TCP Implementation (tcpimpl)

Charter
Status: Concluded October, 2000 
Chair(s):
 Mark Allman 
 Vern Paxson 
Description of Working Group:
The objective of this group is to decide how to best address known
problems in existing implementations of the current TCP standard(s) and
practices.  The overall goal is to improve conditions in the existing
Internet by enhancing the quality of current TCP/IP implementations. It
is hoped that both performance and correctness issues can be resolved
by making implementors aware of the problems and their solutions.  In
the long term, it is felt that this will provide a reduction in
unnecessary traffic on the network, the rate of connection failures due
to protocol errors, and load on network servers due to time spent
processing both unsuccessful connections and retransmitted data.  This
will help to ensure the stability of the global Internet.
Examples of detected problems:
o TCPs that retransmit all unacknowledged data at a single time.
  This behavior greatly adds to Internet load, at a time when
  the network is already under stress.  The combination can
  lead to congestion collapse.
o TCPs that misinitialize the congestion window, leading to
  potentially enormous bursts of traffic when new connections
  begin.  Such burstiness can greatly stress Internet routers.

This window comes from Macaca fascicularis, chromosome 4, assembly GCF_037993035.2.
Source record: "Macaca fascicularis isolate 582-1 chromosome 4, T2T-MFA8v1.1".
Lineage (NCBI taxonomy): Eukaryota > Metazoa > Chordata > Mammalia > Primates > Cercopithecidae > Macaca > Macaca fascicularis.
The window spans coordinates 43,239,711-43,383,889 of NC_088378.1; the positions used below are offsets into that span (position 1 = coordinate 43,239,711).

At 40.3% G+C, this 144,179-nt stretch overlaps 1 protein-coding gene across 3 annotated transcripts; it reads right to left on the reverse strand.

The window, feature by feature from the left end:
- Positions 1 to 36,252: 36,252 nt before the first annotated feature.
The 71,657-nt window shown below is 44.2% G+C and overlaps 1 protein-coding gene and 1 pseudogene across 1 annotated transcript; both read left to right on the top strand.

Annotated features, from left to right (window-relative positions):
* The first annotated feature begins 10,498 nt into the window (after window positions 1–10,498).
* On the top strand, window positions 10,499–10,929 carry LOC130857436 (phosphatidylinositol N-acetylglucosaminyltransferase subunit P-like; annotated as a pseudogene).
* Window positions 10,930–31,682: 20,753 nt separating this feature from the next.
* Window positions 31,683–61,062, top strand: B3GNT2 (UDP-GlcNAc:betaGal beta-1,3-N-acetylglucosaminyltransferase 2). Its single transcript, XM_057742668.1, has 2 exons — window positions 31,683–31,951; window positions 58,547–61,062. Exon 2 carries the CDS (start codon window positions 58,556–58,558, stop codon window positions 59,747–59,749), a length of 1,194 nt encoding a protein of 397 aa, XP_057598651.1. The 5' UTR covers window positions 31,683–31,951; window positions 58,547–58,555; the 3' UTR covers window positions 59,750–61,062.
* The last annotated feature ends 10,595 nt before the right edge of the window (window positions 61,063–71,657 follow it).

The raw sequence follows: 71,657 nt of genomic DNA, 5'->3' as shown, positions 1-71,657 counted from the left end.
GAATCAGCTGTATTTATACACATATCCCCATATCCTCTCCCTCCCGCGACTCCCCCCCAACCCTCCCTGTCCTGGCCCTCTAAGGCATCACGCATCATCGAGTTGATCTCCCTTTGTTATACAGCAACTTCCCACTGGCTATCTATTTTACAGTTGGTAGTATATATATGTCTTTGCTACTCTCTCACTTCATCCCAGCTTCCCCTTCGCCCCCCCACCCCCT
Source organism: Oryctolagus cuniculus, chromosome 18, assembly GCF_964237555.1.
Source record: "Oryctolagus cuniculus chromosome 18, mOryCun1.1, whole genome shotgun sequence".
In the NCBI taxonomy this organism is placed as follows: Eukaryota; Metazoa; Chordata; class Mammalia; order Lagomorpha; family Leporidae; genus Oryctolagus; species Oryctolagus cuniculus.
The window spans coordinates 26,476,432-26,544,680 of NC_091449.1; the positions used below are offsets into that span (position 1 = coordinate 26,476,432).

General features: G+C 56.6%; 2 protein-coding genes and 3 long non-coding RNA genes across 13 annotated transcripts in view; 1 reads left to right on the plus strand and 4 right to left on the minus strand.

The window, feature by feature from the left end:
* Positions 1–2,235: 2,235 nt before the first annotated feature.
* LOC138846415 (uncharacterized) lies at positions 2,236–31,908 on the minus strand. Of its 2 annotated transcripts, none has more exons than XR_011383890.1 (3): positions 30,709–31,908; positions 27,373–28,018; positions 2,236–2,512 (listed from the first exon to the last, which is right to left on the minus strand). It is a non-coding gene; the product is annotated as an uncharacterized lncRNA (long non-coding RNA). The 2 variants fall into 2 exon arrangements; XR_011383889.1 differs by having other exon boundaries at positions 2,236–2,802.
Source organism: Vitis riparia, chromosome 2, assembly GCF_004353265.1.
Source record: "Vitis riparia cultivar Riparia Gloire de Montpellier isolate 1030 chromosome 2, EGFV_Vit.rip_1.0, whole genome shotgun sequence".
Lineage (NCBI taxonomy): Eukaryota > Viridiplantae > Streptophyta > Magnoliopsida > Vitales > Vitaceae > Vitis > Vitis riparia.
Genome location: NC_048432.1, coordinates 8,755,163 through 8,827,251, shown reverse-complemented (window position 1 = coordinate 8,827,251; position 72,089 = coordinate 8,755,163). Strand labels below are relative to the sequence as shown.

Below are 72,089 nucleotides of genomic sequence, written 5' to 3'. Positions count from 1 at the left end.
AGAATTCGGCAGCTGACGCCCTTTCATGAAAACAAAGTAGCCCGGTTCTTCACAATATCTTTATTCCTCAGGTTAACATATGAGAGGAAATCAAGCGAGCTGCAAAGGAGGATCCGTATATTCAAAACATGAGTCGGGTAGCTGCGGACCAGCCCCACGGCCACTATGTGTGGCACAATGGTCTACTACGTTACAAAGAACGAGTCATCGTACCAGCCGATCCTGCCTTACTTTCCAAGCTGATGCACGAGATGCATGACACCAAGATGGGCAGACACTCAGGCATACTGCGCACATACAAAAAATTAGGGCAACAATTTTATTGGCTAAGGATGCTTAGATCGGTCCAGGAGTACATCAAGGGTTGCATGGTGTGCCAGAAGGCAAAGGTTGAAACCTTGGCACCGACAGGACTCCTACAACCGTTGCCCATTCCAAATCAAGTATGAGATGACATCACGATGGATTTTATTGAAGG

In the BOF, it was generally agreed that problems of this class need
to be fixed.
Scope:
The scope of this group must be carefully defined in order to ensure
timely progress. To this end, TCP issues that still remain areas of
research are  considered out of scope for the WG.  For example new
improvements in congestion control algorithms are not within the WG
scope. The WG will solicit input from the End-To-End research group of
the IRTF on questions of whether a TCP implementation issue is
considered research.
The major objectives of this group will be to :
Produce a compilation of known problems and their solutions.  This will
raise awareness of these issues.
Determine if any problems found are the result of ambiguities in the
TCP specification.  If necessary, produce a document which clarifies
the specification.
Catalog existing TCP test suites, diagnostic tools, testing
organizations, and procedures that can be used by implementors to
improve their code, and produce a document enumerating them.

Request for Comments:

  • RFC2398 Some Testing Tools for TCP Implementors (Informational)
  • RFC2414 Increasing TCP's Initial Window (Experimental)
  • RFC2415 Simulation Studies of Increased Initial TCP Window Size (Informational)
  • RFC2416 When TCP Starts Up With Four Packets Into Only Three Buffers (Informational)
  • RFC2525 Known TCP Implementation Problems (Informational)
  • RFC2581 TCP Congestion Control (Proposed Standard)
  • RFC2582 The NewReno Modification to TCP's Fast Recovery Algorithm (Experimental)
  • RFC2923 TCP Problems with Path MTU Discovery (Informational)